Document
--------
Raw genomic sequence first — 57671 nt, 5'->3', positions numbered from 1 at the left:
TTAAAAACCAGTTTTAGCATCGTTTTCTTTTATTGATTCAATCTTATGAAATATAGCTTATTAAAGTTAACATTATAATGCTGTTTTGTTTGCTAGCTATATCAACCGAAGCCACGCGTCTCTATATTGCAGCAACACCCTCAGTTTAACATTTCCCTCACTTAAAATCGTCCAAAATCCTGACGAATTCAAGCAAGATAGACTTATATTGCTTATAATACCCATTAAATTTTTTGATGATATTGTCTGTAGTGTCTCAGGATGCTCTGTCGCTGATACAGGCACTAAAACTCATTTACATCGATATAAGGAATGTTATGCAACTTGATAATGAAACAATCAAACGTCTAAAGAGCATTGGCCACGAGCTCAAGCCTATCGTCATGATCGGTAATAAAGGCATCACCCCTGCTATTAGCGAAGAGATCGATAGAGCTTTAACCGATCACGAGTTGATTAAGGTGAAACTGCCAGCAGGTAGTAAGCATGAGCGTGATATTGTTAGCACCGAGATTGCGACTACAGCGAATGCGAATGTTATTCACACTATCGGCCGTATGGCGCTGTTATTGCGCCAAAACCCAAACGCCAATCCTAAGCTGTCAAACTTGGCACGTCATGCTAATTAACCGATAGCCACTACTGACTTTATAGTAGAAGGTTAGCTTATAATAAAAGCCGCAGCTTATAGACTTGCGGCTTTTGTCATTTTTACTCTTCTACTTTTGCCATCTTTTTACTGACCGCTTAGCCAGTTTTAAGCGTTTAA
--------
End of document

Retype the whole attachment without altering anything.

Raw genomic sequence first — 57671 nt, 5'->3', positions numbered from 1 at the left:
TTAAAAACCAGTTTTAGCATCGTTTTCTTTTATTGATTCAATCTTATGAAATATAGCTTATTAAAGTTAACATTATAATGCTGTTTTGTTTGCTAGCTATATCAACCGAAGCCACGCGTCTCTATATTGCAGCAACACCCTCAGTTTAACATTTCCCTCACTTAAAATCGTCCAAAATCCTGACGAATTCAAGCAAGATAGACTTATATTGCTTATAATACCCATTAAATTTTTTGATGATATTGTCTGTAGTGTCTCAGGATGCTCTGTCGCTGATACAGGCACTAAAACTCATTTACATCGATATAAGGAATGTTATGCAACTTGATAATGAAACAATCAAACGTCTAAAGAGCATTGGCCACGAGCTCAAGCCTATCGTCATGATCGGTAATAAAGGCATCACCCCTGCTATTAGCGAAGAGATCGATAGAGCTTTAACCGATCACGAGTTGATTAAGGTGAAACTGCCAGCAGGTAGTAAGCATGAGCGTGATATTGTTAGCACCGAGATTGCGACTACAGCGAATGCGAATGTTATTCACACTATCGGCCGTATGGCGCTGTTATTGCGCCAAAACCCAAACGCCAATCCTAAGCTGTCAAACTTGGCACGTCATGCTAATTAACCGATAGCCACTACTGACTTTATAGTAGAAGGTTAGCTTATAATAAAAGCCGCAGCTTATAGACTTGCGGCTTTTGTCATTTTTACTCTTCTACTTTTGCCATCTTTTTACTGACCGCTTAGCCAGTTTTAAGCGTTTAA